4. Show v-sync information by toggling between F8. Keeping zooming in till it is easy to see one vsync worth of data clearly. The blue lines are where the v-sync times. Usually, these occur once every 16 ms (60 fps), but if DWM is encountering a performance problem, it runs slower so they will occur once every 32 ms (30 fps). To get a sense of time, select from one blue bar to the next and then look at the number of ms reported in the lower right hand corner of the GPUView window.

    GPUView screenshot.
  5. To measure the CPU time per frame, measure the length of time taken by all the threads involved in rendering. It might be worthwhile to narrow down the thread that is expected to be most relevant from a performance standpoint. For instance in the geometry realization sample, the content is animating and needs to be rendered on the screen every frame making the UI thread the important one. Once you determine which thread to look at, measure the length of the bars on this thread. Averaging a few of these yields CPU time per frame. The figure below shows time taken up on the UI thread. It also shows that this time fits well between two consecutive v-syncs which mean that it is hitting 60FPS.

    GPUView screenshot.

    You can also verify by looking at the flip queue for the corresponding time frame which shows that DWM is able to present every frame.

    GPUView screenshot.
  6. The GPU time can be measured in the same way as the CPU time. Zoom into the relevant area as in the case of measuring CPU time. Measure the length of the bars in the GPU hardware Queue with the same color as the color of the Context CPU Queue. As long as the bars fit within consecutive v-syncs, the app is running smoothly at 60FPS.

    GPUView screenshot.

Calculating CPU and GPU time when 8192 primitives are being rendered unrealized

  1. If you follow the same steps again, the trace shows that all the CPU work for one frame does not fit between one v-sync and the next. This means that the app is CPU bound. The UI thread is saturating the CPU.

    GPUView screenshot.

    Looking at the flip queue, it is also clear that DWM is not able to present every frame.

    GPUView screenshot.
  2. In order to analyze where the time is getting spent, open the trace in XPerf. To analyze startup time in XPerf, first find the time interval in GPUView. Mouse over the left of the interval and the right and take note of the absolute time shown in the bottom of the GPUView window. Then open the same .etl file in XPerf and, scroll down to the "CPU Sampling by CPU" graph, right click and select "Select Interval…" This allows for typing in the interval of interest which was discovered by looking at the GPU trace.

    GPUView screenshot.
  3. Go to the Trace menu, and make sure "Load Symbols" is checked. Also, go to Trace -> Configure Symbol Paths, and type in the app symbol path. A symbol file contains debugging information about a compiled executable in a separate database (.pdb). This file is commonly referred to as a PDB. More on symbol files can be found here: Symbol Files. This file can be located in the "Debug" folder of the app directory.

  4. In order to get the breakdown of where the time is being spent in the app, right click on the interval selected in the previous step and click Summary Table. To get an overview of how much time is spent in each dll, uncheck "Stack" from the "Columns" menu. Note that the "Count" column here shows how many samples are within the given dll/function. Because approximately one sample is taken per ms, this number can be used as a best guess for how much time is spent in each dll/function. Checking the "Stack" from Columns menu will give the inclusive time spent in each function in the call graph. This will help to break down the problem points further.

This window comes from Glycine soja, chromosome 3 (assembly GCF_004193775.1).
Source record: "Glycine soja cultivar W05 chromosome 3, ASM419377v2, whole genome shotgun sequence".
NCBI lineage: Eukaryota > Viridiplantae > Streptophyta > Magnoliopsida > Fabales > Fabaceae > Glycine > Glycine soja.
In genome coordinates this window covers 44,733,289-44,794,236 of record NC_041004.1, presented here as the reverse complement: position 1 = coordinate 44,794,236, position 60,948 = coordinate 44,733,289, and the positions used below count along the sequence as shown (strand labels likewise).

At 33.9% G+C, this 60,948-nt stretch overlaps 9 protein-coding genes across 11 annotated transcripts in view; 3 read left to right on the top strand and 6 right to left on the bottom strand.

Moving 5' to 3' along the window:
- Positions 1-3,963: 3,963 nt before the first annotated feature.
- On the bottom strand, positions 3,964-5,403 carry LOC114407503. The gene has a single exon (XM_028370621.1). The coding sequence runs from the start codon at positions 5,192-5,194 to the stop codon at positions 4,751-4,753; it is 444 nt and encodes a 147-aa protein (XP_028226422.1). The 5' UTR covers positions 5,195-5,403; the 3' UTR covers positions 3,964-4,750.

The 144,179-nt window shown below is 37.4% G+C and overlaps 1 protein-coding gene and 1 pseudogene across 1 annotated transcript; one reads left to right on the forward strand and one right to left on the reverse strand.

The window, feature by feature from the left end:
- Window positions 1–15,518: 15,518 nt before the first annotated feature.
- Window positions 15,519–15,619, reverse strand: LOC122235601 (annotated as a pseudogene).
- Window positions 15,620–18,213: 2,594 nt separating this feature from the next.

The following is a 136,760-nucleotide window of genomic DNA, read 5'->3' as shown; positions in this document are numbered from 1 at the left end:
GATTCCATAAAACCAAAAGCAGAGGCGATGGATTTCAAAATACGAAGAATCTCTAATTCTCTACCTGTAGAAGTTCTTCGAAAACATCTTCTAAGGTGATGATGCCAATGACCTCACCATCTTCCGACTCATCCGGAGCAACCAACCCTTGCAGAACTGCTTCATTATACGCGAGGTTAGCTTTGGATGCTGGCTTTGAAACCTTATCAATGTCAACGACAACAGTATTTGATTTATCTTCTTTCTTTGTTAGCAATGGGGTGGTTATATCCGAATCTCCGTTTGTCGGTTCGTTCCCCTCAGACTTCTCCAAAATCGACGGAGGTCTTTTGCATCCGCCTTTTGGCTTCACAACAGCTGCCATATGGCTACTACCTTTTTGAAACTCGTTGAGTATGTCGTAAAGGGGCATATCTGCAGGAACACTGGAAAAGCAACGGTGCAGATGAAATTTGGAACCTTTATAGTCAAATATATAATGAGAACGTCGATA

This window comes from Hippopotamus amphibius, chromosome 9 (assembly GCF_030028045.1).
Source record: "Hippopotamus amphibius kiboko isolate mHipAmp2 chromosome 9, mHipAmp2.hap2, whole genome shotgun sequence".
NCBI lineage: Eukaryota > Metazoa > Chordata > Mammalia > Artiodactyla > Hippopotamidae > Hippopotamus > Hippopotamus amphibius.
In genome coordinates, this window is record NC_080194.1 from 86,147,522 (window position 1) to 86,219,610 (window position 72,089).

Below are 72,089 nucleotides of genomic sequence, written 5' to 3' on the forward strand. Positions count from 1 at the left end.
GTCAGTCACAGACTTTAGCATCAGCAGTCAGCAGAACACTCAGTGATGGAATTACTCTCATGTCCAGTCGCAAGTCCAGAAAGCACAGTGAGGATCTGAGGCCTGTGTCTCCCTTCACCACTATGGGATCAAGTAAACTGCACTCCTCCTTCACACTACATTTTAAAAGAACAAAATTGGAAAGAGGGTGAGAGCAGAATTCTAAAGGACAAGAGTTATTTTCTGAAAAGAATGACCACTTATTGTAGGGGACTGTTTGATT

5. Stack trace information for 2048 unrealized primitives reveals that 30% of CPU time is spent in geometry realization process. Of that around 36% of the time is being spent in geometry tessellation and stroking.

  6. Stack trace information for 8192 unrealized primitives reveals that around 60% of the CPU time (4 cores) is spent in the geometry realization.

    GPUView screenshot.

Calculating CPU time when 8192 primitives are being rendered realized

It is clear from the profiles that the app is CPU bound. In order to reduce the time spent by the CPU, geometries can be created once and cached. The cached content can be rendered every frame without incurring the geometry tessellation cost per frame. When looking at the trace in GPUView for the realized part of the app, it is clear that DWM is able to present every frame and the CPU time has reduced drastically.

GPUView screenshot.

The first part of the graph shows realized 8192 primitives. The corresponding CPU time per frame is able to fit within two consecutive v-syncs. In the later part of the graph this is not true.

Looking in XPerf, CPU is sitting idle for the longest time with only about 25% of the CPU time being spent on the geometry realization app.

GPUView screenshot.


Both GPUView and XPerf and powerful tools for analyzing performance of DirectX apps. This article is a primer for using these tools and understanding basic performance measurements and app characteristics. Apart from understanding usage of tools, it is first important to understand the app being analyzed. Start with finding answers to questions like what is the app trying to achieve? Which threads in the system are most important? What trade-offs are you willing to make? When analyzing performance traces, start by looking at obvious problematic places. Is the app CPU or GPU bound? Is the app able to present every frame? Tools together with an understanding of the app can give very useful information in understanding, finding and finally solving performance problems.